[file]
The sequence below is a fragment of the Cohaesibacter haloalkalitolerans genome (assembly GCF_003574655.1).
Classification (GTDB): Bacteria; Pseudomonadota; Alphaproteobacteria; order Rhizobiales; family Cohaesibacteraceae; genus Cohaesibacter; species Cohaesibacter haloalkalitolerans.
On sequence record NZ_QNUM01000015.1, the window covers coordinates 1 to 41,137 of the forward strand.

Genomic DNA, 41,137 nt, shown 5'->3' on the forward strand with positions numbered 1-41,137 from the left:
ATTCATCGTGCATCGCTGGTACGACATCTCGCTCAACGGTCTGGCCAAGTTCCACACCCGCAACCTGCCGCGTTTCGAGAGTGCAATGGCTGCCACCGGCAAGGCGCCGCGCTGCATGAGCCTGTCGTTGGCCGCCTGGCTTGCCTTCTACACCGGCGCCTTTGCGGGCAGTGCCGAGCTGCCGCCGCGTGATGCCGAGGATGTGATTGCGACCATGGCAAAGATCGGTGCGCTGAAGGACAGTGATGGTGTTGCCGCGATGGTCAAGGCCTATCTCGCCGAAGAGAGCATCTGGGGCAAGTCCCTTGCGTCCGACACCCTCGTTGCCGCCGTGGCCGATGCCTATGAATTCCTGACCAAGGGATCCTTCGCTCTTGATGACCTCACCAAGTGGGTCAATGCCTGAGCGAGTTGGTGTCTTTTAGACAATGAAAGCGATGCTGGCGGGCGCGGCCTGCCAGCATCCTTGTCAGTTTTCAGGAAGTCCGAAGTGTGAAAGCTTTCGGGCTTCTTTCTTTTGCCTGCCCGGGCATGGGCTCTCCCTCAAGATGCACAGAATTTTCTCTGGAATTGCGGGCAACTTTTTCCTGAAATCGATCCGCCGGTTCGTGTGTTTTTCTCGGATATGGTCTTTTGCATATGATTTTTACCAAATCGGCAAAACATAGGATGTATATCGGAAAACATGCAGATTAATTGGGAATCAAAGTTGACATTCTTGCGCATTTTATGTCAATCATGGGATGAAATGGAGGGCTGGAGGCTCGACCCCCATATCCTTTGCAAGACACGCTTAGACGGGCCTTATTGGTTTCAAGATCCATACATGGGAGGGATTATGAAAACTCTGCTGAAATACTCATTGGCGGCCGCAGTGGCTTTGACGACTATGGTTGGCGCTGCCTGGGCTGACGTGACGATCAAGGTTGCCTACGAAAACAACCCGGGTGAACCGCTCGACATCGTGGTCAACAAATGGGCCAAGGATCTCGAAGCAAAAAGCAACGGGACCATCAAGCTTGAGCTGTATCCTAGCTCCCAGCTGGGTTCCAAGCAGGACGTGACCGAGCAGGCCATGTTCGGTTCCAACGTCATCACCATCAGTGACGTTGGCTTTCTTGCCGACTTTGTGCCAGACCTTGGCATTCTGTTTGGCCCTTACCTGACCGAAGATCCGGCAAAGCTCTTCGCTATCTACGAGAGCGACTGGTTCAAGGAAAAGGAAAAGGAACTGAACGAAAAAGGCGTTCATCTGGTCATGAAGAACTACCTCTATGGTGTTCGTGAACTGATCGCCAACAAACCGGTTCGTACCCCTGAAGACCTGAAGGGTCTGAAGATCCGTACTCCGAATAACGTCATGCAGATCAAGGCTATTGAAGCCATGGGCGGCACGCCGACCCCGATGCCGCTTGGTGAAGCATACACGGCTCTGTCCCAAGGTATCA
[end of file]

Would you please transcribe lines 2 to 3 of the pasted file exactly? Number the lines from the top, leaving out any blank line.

Classification (GTDB): Bacteria; Pseudomonadota; Alphaproteobacteria; order Rhizobiales; family Cohaesibacteraceae; genus Cohaesibacter; species Cohaesibacter haloalkalitolerans.
On sequence record NZ_QNUM01000015.1, the window covers coordinates 1 to 41,137 of the forward strand.